KINGSTON, Jamaica (Thomson Reuters Foundation) - A Caribbean-wide movement to fight violence against women started in a truly pedestrian way - with one woman’s walk to work.
Ronelle King was on her daily commute in Bridgetown, Barbados, when a man tried to pull her into his car after she refused his offer of a ride. She reported it to police, only to have them shrug it off.
That’s when King decided to share her experience publicly and encourage other women to do the same. She posted on Facebook, using #lifeinleggings as a social media hashtag for her campaign.
Within a day, #lifeinleggings took off, with women in Barbados recounting stories from street harassment to sexual assault. By the next day, #lifeinleggings island-hopped to Trinidad and Tobago and Jamaica.
On Saturday, women in seven Caribbean countries linked by the #lifeinleggings movement plan to hold marches for women’s rights.
The #lifeinleggings women say their online movement provides an accessible and safe way to express their feelings about violence in a region where it is all too common.
“You had a sense of feminist solidarity,” King said.
“You had women that never met each other, like Trinidadian women reaching out to Dominican women saying, ‘Thank you for sharing your story. It helped me. It touched me. It let me know I wasn’t alone.'”
The hashtag is a reference to leggings popular among urban women in Caribbean. Although they are practical, the leggings are skin tight and women wearing them are often accused of “asking for it” if they are harassed, King said.
“We were debunking the myth that women attract this behavior because of the way that they are dressed and that men have the right to approach you in this manner,” King said. “You deserve respect regardless.”
Violence against women and girls is rife in the Caribbean.
Three of the world’s top ten countries with the highest incidence of rape are the Bahamas, Jamaica and Barbados, according to the United Nations Office on Drugs and Crime. It also found nearly a third of women in the region have suffered domestic abuse.
The University of the West Indies’ Institute of Gender Studies estimates 30 to 50 percent of murders in Caribbean countries are related to domestic violence.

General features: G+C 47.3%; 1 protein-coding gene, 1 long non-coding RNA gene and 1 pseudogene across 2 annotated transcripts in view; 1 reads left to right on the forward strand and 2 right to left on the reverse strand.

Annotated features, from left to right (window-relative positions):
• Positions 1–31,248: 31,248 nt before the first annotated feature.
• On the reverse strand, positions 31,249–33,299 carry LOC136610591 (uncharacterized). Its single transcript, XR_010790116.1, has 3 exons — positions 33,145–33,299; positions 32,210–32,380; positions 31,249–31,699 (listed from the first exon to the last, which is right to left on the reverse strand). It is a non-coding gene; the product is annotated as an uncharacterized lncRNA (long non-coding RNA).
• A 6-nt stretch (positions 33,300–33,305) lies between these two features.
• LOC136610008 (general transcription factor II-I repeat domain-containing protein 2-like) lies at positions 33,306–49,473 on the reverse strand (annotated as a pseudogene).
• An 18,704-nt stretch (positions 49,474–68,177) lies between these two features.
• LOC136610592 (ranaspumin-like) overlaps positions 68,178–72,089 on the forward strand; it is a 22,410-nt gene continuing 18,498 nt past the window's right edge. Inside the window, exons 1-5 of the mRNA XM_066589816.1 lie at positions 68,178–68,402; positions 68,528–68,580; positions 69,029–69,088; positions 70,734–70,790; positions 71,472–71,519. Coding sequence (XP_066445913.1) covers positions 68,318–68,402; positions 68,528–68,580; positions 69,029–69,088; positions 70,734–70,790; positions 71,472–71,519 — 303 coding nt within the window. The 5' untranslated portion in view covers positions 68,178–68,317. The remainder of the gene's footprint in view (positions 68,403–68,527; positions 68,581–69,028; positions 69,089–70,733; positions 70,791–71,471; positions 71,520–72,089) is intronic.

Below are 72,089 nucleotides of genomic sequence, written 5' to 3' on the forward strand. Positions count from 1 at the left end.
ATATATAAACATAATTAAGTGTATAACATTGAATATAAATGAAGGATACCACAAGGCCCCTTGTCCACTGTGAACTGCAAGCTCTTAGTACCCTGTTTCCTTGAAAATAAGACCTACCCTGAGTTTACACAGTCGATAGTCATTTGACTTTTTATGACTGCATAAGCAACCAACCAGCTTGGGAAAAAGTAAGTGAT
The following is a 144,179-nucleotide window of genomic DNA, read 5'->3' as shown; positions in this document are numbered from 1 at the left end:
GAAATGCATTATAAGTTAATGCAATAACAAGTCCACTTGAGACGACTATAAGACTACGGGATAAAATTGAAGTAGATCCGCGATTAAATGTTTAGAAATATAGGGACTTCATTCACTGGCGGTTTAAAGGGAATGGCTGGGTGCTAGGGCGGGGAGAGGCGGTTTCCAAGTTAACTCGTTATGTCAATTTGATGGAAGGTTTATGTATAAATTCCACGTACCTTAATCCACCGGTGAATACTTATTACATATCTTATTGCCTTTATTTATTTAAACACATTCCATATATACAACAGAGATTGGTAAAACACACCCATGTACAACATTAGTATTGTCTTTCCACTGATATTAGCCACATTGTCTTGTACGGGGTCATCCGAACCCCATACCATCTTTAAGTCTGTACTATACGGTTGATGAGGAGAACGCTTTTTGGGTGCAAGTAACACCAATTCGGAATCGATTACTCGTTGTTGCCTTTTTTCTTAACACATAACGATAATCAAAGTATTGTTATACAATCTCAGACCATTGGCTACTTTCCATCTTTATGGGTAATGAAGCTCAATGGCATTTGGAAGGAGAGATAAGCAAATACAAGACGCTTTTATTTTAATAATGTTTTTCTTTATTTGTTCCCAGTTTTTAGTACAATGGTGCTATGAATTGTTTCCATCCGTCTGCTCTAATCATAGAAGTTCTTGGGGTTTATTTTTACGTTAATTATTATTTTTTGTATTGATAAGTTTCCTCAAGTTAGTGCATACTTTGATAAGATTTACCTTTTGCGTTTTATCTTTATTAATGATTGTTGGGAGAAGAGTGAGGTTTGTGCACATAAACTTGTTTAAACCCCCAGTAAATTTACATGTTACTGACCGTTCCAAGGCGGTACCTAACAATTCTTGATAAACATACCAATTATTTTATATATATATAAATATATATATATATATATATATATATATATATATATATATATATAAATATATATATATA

More than 30 percent of women in the Caribbean report high rates of fear of sexual assault compared with 11 percent of men, according to a U.N. Development Programme report.
And those are just the few statistics available.
There is a gap between official data and reality, said Taitu Heron, a gender and development specialist for U.N. Women in Jamaica.
Hospital data, for instance, may show a greater incidence of assaults against women than do police reports because women may seek treatment but not report being assaulted.
“AFTER 12 IS LUNCH”
Acceptance of harassment and assault is also widespread.
Colloquial sayings in the region reflect that statutory rape is taken very lightly, Heron said.
For instance, the idea that any girl over puberty is fair game is expressed in the saying, “Anything after 12 is lunch.”
The #lifeinleggings organizers say the casual attitude extends to harassment and physical violence.
“We have this culture of violence where even if people are aware of you being abused, they still encourage you to stay,” said Akola Thompson, a 21-year-old student and human rights activist in West Bank Demerara, Guyana.
Thompson, who is organizing the #lifeinleggings march in Guyana, said she was in an abusive relationship until three years ago.
“My family encouraged me to stay, and so I did,” she said.
Nadeen Spence, 44, said she never talked about being molested by strangers as a child but found strength in telling her story through #lifeinleggings.
“It’s feeling as if you’re not the only voice in the wilderness,” said Spence, director of residential life at the University of the West Indies’ Kingston campus.
While #lifeinleggings is hardly the first feminist movement in the Caribbean, it is perhaps the first to resonate with a younger generation, Amanda McIntyre, who is organizing the #lifeinleggings march in Trinidad and Tobago and a director of Womantra, a Caribbean feminist organization.
Marches are set for Barbados, Antigua and Barbuda, Trinidad and Tobago, Dominica, the Bahamas, Guyana and Jamaica.
“I‘m 35 and I can’t remember when a march of this magnitude took place,” she said. She suggested that social media has helped spread feminism in the Caribbean.
Many women are speaking out for the first time about experiences such as street harassment that used to be considered “little things,” said Abby-Sade Brooks, a 29-year-old student and organizer of the #lifeinleggings march in Kingston.
”For too long, we have been too quiet. We can’t keep doing things the same way and expect the different results,” Brooks said.
Reporting by Rebekah Kebede, Editing by Ellen Wulfhorst; Please credit the Thomson Reuters Foundation, the charitable arm of Thomson Reuters, that covers humanitarian news, women's rights, trafficking, property rights, climate change and resilience. Visit news.trust.org